Gilead Sciences and Novo Nordisk announced results from a phase 2 proof-of-concept trial. The five-arm trial evaluated combinations of Novo Nordisk’s semaglutide, a GLP-1 receptor agonist, with Gilead’s investigational FXR agonist cilofexor and/or Gilead’s investigational ACC inhibitor firsocostat over 24 weeks in 108 people with non-alcoholic steatohepatitis (NASH). The results were presented at The Liver Meeting Digital Experience (TLMdX).
The trial met its primary endpoint by demonstrating that in people with NASH and mild to moderate fibrosis all regimens were well tolerated. The most common adverse events (AEs) were gastrointestinal. Minimal pruritus (itching) was observed in people treated with cilofexor. Across all groups, 5–14% of people discontinued any trial treatment due to AEs. Exploratory efficacy endpoints assessing biomarkers of liver health at 24 weeks in post-hoc analyses showed statistically significant improvements in hepatic steatosis (measured by magnetic resonance imaging proton density fat fraction; MRI-PDFF) and liver injury (measured by serum alanine aminotransferase; ALT) in the combination arms versus semaglutide alone. Although liver stiffness measured by vibration-controlled transient elastography (VCTE) and enhanced liver fibrosis (ELF) score declined in all groups, statistically significant differences between groups were not observed.
“These results offer novel insights around the multiple mechanisms that drive NASH and demonstrate the potential of combination approaches for patients in significant need of a treatment option for this condition,” said Naim Alkhouri, MD, director of the Fatty Liver Program, chief of Transplant Hepatology, Arizona Liver Health, Chandler. “We are encouraged that these data showcase the potential for combination approaches to elicit improvements in liver fat content, liver biochemistry, and certain non-invasive tests of fibrosis, all of which have been associated with meaningful histologic improvement in NASH.”
“Gilead is focused on delivering scientific advances that can improve the lives of people with liver disease, both through our own innovation and in partnership with companies with complementary expertise, such as Novo Nordisk,” said Mark Genovese, MD, senior vice president, inflammation clinical development at Gilead Sciences. “These data offer new insights into potential therapeutic approaches to treating NASH, a disease which currently has limited treatment options.”
“This trial brings together Gilead and Novo Nordisk’s respective expertise and science to provide important insights into potential new combination therapies involving semaglutide to help people living with NASH,” said Martin Holst Lange, senior vice president, global development at Novo Nordisk. “We are now carefully evaluating next steps together based on a thorough assessment of data.”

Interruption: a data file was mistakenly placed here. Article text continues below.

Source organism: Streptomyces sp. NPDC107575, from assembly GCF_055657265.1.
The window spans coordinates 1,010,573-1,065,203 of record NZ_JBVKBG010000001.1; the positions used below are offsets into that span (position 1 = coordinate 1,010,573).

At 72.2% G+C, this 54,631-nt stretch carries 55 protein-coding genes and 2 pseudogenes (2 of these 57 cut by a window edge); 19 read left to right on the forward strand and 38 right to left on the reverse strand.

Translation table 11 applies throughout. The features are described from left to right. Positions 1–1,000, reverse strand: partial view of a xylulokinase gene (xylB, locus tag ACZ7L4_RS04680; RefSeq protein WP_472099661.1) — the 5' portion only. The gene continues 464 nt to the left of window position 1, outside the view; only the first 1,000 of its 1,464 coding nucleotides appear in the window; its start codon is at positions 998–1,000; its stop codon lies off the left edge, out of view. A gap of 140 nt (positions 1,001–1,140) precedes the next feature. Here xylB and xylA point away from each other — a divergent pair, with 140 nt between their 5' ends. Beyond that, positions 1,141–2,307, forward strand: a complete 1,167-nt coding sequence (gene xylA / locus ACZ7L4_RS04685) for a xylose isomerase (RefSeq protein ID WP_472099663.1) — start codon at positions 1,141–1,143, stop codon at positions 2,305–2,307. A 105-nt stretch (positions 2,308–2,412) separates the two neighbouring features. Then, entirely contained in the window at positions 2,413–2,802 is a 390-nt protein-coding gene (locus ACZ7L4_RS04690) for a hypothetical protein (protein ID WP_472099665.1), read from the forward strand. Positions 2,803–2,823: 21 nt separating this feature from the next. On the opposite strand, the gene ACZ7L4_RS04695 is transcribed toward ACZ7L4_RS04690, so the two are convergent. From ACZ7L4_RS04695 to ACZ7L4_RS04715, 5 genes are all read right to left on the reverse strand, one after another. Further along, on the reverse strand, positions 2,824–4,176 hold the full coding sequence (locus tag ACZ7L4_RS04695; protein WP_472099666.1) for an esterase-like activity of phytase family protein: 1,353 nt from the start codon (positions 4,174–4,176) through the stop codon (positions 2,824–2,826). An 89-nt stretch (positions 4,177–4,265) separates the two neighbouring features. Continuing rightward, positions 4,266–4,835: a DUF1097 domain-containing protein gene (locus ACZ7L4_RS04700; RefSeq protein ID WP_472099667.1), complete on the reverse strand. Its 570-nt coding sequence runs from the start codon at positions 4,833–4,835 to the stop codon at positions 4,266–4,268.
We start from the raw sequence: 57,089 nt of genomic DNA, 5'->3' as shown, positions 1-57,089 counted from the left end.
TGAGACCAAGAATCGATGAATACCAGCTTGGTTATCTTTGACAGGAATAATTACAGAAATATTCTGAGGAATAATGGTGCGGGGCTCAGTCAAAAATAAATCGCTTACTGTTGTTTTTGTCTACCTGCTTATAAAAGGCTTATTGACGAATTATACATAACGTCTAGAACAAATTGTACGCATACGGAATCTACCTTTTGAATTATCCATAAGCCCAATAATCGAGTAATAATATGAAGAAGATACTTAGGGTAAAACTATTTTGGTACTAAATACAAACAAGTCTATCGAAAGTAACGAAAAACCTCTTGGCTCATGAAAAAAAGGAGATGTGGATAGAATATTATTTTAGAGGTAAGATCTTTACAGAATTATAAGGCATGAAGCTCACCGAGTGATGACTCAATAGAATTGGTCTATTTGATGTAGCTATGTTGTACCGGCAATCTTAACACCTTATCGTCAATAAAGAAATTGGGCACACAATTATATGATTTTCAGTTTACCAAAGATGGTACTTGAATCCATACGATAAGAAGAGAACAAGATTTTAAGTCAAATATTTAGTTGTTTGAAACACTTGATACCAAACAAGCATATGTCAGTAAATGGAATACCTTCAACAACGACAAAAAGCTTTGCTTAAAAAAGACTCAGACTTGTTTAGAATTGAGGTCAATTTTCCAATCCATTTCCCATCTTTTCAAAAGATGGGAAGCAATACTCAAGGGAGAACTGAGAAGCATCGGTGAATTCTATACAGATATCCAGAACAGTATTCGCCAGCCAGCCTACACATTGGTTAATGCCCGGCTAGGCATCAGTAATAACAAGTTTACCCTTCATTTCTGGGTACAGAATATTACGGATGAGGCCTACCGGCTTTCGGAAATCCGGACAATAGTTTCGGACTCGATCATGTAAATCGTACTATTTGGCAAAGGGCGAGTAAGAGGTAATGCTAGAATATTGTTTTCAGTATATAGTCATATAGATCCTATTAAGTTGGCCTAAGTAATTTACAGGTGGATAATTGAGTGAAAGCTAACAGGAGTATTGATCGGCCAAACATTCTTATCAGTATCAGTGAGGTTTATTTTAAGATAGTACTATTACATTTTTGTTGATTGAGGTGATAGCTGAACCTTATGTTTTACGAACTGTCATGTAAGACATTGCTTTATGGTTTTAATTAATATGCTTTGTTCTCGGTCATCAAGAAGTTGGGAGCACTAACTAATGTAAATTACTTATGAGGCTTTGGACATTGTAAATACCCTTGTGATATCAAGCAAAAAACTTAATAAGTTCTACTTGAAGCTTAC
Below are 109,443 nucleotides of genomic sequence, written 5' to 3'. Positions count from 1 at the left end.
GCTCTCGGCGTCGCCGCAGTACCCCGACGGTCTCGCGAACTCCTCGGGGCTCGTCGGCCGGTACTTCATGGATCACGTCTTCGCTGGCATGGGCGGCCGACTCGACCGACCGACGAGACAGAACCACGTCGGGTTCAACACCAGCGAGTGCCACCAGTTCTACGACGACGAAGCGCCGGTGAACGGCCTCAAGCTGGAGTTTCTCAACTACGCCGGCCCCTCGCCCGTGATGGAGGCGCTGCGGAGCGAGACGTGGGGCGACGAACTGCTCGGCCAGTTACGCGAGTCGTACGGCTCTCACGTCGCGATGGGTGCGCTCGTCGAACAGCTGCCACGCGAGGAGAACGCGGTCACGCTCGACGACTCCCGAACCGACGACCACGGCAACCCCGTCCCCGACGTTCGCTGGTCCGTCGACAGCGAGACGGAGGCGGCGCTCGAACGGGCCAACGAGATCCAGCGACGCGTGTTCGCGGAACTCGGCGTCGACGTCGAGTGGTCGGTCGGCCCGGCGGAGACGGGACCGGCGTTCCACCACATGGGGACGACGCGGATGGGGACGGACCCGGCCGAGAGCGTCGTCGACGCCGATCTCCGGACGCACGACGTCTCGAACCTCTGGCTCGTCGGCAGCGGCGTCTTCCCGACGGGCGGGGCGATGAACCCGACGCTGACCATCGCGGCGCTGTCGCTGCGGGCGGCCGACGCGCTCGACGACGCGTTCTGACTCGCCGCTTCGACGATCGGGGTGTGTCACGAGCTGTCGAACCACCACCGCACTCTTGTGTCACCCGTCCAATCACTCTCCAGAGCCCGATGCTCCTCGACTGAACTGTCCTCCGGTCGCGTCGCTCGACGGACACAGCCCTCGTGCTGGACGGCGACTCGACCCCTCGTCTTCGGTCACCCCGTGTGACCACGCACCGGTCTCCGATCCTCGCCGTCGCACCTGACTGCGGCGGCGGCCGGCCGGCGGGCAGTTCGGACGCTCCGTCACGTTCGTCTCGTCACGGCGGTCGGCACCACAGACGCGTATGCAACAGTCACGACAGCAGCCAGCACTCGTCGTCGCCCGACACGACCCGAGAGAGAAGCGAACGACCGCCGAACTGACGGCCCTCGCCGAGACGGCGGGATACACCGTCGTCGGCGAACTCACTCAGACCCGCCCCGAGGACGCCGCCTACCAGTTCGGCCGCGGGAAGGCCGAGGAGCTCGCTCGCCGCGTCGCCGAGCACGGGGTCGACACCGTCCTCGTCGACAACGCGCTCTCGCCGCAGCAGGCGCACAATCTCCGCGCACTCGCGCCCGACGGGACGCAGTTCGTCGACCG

The companies are also presenting preclinical data supporting the development of combination approaches in NASH. In the preclinical trial, semaglutide alone and in combination with cilofexor and/or GS-834356 (an analog of firsocostat) were administered daily for 12 weeks in a murine model of diet-induced NASH (n=15-16/group). The results demonstrated that while semaglutide significantly improved NASH and fibrosis-related endpoints, the addition of either cilofexor or the firsocostat analog further improved liver fat reduction. The combination of all three agents had the greatest impact on changes in the NAFLD Activity Score (NAS).
The safety and efficacy of firsocostat, GS-834356 and cilofexor have not been established. Firsocostat, GS-834356 and cilofexor are investigational compounds and are not approved by the FDA or any other regulatory authority. Semaglutide has not been approved by the FDA or any other regulatory authority for the treatment of people living with NASH, but has been approved for the treatment of type 2 diabetes.
NASH is a chronic and progressive liver disease characterized by fat accumulation and inflammation in the liver, which can lead to scarring, or fibrosis, that impairs liver function. The risk of progression to advanced liver disease, including liver decompensation (loss of liver function) and liver cancer, is higher in people with NASH than in the general population and NASH could become the leading reason for liver transplants in most countries. Currently, no pharmacotherapy is globally approved for the treatment of NASH, and people with NASH are left with very few management options